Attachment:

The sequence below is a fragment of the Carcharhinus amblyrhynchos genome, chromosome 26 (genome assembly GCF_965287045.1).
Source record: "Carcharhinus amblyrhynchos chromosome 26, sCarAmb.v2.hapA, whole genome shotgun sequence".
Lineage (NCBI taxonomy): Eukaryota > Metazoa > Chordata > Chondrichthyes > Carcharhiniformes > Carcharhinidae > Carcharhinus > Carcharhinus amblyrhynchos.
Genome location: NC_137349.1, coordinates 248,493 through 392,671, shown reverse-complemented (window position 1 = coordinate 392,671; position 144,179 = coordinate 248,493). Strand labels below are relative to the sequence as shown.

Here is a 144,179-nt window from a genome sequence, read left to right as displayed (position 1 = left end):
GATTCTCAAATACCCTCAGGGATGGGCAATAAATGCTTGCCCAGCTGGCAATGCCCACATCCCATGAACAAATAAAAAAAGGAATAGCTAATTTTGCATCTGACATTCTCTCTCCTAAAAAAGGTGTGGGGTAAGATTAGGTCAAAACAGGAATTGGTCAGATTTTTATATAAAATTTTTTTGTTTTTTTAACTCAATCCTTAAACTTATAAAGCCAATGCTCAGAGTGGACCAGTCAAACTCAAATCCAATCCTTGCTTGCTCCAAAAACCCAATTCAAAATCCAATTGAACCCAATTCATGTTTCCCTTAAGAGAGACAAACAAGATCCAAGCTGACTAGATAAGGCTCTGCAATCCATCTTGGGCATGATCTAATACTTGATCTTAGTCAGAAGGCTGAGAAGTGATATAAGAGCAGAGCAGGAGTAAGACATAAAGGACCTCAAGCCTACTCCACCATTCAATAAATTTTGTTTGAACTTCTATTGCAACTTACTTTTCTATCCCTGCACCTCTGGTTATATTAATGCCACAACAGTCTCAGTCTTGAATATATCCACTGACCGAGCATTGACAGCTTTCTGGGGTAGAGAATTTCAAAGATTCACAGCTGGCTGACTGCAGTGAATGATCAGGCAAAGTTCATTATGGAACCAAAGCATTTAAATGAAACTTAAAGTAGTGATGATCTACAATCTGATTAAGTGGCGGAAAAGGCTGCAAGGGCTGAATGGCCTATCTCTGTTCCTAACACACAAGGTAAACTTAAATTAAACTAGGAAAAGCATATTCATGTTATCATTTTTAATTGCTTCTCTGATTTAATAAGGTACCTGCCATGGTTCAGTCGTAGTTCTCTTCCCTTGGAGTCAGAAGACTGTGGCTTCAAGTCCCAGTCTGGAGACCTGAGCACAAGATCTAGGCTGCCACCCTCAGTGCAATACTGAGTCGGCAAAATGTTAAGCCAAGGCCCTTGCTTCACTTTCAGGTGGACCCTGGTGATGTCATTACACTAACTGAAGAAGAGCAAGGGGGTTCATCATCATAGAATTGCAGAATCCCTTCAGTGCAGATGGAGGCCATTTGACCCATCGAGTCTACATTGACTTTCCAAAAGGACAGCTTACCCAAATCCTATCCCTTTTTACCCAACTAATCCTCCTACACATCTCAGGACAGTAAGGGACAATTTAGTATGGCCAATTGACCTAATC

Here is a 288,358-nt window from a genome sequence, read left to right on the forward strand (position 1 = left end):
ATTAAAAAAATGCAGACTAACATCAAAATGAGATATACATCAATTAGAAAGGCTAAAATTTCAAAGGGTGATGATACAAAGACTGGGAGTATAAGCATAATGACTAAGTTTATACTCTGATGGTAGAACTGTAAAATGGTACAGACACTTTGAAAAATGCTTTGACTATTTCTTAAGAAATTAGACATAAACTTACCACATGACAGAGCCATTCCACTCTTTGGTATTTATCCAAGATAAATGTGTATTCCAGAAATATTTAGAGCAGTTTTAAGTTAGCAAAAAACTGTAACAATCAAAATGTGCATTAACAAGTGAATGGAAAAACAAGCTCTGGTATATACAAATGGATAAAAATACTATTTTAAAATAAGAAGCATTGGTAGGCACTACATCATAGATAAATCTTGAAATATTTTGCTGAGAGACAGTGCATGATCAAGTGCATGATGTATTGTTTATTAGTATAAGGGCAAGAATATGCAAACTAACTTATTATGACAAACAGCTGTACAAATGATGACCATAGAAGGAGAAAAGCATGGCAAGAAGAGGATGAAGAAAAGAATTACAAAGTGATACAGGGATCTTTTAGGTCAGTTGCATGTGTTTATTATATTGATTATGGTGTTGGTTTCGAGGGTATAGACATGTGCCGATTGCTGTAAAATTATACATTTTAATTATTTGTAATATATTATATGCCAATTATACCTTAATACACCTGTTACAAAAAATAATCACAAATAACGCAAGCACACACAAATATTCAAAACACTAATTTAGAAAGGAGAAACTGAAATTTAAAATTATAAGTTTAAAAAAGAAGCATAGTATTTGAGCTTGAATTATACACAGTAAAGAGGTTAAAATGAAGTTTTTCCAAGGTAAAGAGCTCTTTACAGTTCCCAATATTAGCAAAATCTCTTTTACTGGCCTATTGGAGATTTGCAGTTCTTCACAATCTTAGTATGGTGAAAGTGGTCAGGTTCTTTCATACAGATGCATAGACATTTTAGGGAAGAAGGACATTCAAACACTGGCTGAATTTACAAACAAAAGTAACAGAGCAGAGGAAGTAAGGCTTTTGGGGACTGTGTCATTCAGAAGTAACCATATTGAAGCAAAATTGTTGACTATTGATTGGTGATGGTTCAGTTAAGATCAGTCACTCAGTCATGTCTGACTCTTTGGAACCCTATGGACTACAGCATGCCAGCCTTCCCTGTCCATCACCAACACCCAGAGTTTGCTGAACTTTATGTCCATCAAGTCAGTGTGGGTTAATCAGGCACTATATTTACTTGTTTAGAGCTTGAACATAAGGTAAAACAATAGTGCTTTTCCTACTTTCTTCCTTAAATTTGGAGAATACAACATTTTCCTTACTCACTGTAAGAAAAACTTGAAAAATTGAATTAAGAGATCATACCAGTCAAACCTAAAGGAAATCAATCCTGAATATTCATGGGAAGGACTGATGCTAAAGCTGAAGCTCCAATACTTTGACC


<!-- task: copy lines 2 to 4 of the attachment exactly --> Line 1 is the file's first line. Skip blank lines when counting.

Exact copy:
Source record: "Carcharhinus amblyrhynchos chromosome 26, sCarAmb.v2.hapA, whole genome shotgun sequence".
Lineage (NCBI taxonomy): Eukaryota > Metazoa > Chordata > Chondrichthyes > Carcharhiniformes > Carcharhinidae > Carcharhinus > Carcharhinus amblyrhynchos.
Genome location: NC_137349.1, coordinates 248,493 through 392,671, shown reverse-complemented (window position 1 = coordinate 392,671; position 144,179 = coordinate 248,493). Strand labels below are relative to the sequence as shown.